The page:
MCU fans will be familiar with an alternate form of the Iron Spider Armour. Notes for its armoured skin and robotic arms. But the version featured here is based on the original comic book appearance. The body of the suit is predominantly red and gold, with the tentacle-like attached via a neck-mounted element. Both the Iron Spider and homemade Suits have appeared in slightly different forms in other sets but this next suit is a first. For some reason it’s dubbed Ultimate Spider-Man on the box, now I’m no Spider-Man expert but Googling that name brings up nothing connected to this particular looking suit. It’s actually a variant of the Stealth Suit, with the green detailing often associated with special tech created to deflate Hobgoblin’s sonic attacks. It’s the first time this style suit has appeared in Minifigure form and it’s always nice to have a variant of classic character.
With all these different suits, Spider-Man has plenty of options to take on the two bad guys who have infiltrated his lair. These include classic foe, the Green Goblin. Most commonly associated with Norman Osborn, the Green Goblin has appeared in many other sets. He even pre-dates the Marvel Super Heroes theme, after appearing in a Spider-Man LEGO Studios set. This version isn’t much different to most others. Although he’s not wearing shorts, like in most other versions and his yellow eyes are less prominent. Finally, Venom has shown his face in another set. There is very little to say about the character as his muted appearance is very basic and similar across his various LEGO outings. This version is the same as the one included in the Ghost Rider set from earlier in the year. I can understand the character’s appeal especially with a new movie on the way at some point, but it would have been nice if we got a unique or rarely used villain instead. Hobgoblin would have been a nice touch, considering the inclusion of the ‘Big Time’ Stealth Suit Spider-Man.
One nice thing about the homemade suit is it can be combined with the Spider-Man suit and the unmasked Peter Parker head to great variants of the character. The pulled-up ‘beanie hat’ can be used on the Spider-Man suit or you can place the head and hair on either the Spidey suit or the homemade costume.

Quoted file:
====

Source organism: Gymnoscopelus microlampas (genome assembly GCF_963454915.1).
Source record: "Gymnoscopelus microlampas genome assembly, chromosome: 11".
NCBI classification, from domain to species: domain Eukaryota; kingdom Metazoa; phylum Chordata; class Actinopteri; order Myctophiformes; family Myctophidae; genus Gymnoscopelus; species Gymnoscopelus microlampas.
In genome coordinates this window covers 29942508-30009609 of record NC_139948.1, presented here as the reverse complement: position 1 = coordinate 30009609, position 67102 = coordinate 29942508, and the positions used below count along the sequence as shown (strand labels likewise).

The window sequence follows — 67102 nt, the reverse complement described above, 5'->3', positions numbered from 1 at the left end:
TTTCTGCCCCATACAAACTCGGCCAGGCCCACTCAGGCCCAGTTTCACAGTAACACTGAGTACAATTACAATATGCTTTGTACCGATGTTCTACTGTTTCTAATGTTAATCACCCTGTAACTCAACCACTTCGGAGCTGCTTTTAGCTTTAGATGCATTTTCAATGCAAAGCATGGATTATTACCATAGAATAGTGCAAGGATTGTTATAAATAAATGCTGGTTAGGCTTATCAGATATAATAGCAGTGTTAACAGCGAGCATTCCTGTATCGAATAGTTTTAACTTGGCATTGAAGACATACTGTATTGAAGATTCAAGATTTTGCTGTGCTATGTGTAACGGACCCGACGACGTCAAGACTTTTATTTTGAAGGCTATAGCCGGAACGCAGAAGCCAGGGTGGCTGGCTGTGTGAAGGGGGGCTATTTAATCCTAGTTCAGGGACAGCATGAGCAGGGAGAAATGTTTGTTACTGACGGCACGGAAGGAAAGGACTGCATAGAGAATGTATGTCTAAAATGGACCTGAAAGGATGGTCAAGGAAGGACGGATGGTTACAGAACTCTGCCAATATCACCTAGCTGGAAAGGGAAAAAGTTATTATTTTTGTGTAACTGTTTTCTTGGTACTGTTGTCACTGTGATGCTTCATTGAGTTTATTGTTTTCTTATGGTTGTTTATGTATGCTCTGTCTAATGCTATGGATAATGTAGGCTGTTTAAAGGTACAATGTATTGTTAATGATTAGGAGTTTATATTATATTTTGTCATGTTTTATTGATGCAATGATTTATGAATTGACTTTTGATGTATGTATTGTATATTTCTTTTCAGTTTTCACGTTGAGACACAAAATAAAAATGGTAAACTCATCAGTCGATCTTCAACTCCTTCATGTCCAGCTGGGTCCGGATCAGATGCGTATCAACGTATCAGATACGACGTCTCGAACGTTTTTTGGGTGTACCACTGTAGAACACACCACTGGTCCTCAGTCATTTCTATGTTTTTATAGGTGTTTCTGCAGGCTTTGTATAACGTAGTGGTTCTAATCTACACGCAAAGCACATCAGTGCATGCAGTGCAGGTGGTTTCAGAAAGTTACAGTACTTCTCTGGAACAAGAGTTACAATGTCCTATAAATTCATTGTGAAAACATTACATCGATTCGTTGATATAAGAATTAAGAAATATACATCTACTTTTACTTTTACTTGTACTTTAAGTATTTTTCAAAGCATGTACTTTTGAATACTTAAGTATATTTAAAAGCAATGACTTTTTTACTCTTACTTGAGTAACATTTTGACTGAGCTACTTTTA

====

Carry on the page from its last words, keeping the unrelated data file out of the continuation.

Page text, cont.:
I like that we have a Spider-Man set that offers something a little different to other sets. I can understand the appeal of all these random vehicles, but there don’t seem to fit the character of Spider-Man. Why would the webbed wonder, who can do whatever a spider can need a bike, car, plane, helicopter or monster truck when he can swing around on webs? The answer is fun, Spider-Man sets would be pretty boring with just a Spider-Man Minifigure and some web elements. For the average Spider-Man fan, a lair and vehicles, do seem a little disconnected to Spider-Man, but as I’ve mentioned before, the various animated series seems to be a big influence of the LEGO Spider-Man sets. Overall, this set looks fun, which is a cool reflection of the character. The Minifigure line-up could have been better. The Iron Spider has been overdone and could have been swapped out for something a little more unique, same goes for Venom. I like the Ultimate Spider Suit, despite the confusing naming. Apart from that, it’s an interesting build and mostly offers something a little new for the theme.
This set was provided to BricksFanz by the LEGO Group for purposes of review. The thoughts within this review are that of BricksFanz and do not reflect those of the LEGO Group. Providing the set for free does not guarantee a favourable opinion of the set.